Oh, You Don’t Know About the Maillard Reaction?

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Hannah Choy, Reporter

Have you ever taken a bite of bread and savored the nutty, browned, complex notes of its flavor profile? Or perhaps bit into a juicy burger that had a nice charred crust on it? Both of these experiences were made possible by the Maillard reaction.
The Maillard reaction is a fairly novel concept, as we still don’t fully know how it works due to its complexity. However, its basic definition is a group of small, simultaneous chemical reactions that occur when proteins and sugars in/on food undergo transformation as a result of heat, creating new flavors, aromas, and colors. This “metamorphosis” helps to make food more appealing to us due to our intrinsic evolutionary adaptations. As humans have evolved, we have developed a more sophisticated taste, preferring food that is “nutritious” and “harmless.” The Maillard reaction combines these two signals into one, producing the roasty/browned flavors of cooked food.
So how, exactly, does the Maillard reaction happen? The first thing needed for the reaction to occur is heat, typically at fairly high levels. The other option is to cook the food item at lower temperatures in water for a long period of time, a method known as sous vide. However, because this is a lengthy process, most recipes instead fry, roast, and grill foods to speed up the process and achieve similar results. The other things needed for the reaction to take place are moisture and time.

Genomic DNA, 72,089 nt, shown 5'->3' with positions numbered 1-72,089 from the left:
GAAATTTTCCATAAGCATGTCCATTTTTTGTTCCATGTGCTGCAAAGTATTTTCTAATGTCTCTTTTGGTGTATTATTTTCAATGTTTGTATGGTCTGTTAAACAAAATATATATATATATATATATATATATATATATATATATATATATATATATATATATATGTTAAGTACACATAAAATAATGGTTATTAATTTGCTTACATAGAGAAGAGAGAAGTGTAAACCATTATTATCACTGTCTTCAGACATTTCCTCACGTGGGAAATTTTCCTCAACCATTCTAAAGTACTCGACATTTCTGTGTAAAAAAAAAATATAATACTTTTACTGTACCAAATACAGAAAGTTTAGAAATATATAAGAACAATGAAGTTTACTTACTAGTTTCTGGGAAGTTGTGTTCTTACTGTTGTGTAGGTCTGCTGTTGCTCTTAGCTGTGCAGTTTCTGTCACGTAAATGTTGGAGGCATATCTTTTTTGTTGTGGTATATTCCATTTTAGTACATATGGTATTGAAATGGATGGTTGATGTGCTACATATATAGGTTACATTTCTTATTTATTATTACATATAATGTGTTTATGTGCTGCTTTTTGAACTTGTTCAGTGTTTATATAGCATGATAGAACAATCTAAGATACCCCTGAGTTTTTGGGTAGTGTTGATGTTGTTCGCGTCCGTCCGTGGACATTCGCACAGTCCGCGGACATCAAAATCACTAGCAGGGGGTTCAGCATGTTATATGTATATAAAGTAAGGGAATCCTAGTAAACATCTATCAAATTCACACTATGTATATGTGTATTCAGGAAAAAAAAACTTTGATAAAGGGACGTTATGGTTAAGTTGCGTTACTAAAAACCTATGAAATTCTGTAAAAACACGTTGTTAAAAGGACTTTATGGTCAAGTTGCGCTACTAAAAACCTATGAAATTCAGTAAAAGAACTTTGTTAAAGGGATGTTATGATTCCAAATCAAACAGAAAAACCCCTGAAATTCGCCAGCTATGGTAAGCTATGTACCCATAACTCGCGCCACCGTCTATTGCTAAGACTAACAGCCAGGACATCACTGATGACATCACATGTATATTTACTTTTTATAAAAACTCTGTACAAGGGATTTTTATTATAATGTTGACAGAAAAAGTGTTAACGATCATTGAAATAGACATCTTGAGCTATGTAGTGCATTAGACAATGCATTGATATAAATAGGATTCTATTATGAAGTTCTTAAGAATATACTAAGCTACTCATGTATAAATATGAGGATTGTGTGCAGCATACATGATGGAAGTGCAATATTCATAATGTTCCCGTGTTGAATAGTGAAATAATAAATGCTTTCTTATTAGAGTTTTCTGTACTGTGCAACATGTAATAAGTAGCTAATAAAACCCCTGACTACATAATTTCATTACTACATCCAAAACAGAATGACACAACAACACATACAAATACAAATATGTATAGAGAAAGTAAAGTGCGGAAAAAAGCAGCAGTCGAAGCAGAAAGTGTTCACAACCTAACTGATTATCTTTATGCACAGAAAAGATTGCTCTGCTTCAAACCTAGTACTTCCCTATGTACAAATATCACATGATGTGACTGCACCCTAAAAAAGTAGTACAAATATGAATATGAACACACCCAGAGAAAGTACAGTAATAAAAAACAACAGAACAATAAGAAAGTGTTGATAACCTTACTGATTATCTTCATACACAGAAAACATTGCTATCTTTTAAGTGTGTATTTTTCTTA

The Maillard reaction involves proteins, or chains of amino acids, and simple sugars that can bond with the amino acids. These molecules bond and mix as new molecules are added, interacting rapidly on the surface of food to create new aromas and flavors. It’s almost like magic. Weird, science-y, wonderful magic.
The specific product is influenced by factors like temperature, time, and pH, so by modifying these variables, one can change the outcome. For example, using baking soda to raise the pH can impart more flavor and aroma compounds while lowering the pH with acid can create a crispy crust.
Depending on the ratios of the biomolecules present in foods, the Maillard reaction can also act differently. For example, with sugary cookie dough, the Maillard reaction creates more aromatic compounds and less flavor molecules, but also more intense caramelization. On the other hand, foods with high protein content, like meats, undergo the opposite change of more flavor molecules and fewer aromatics.
In my opinion, the more you learn about the scientific process behind cooking/baking, the more you start to understand the reasoning for certain steps in recipes. Rather than following someone’s directions blindly, you can start to make purposeful decisions and even play with modifications. For example, with my chocolate chip cookies, I love the deep caramel notes the cookies develop when baking, and the added flavor profile of browned butter, a direct result of the Maillard reaction. While this is the basic concept of the Maillard reaction, we have yet to fully understand this intricate process that makes food more appealing to us.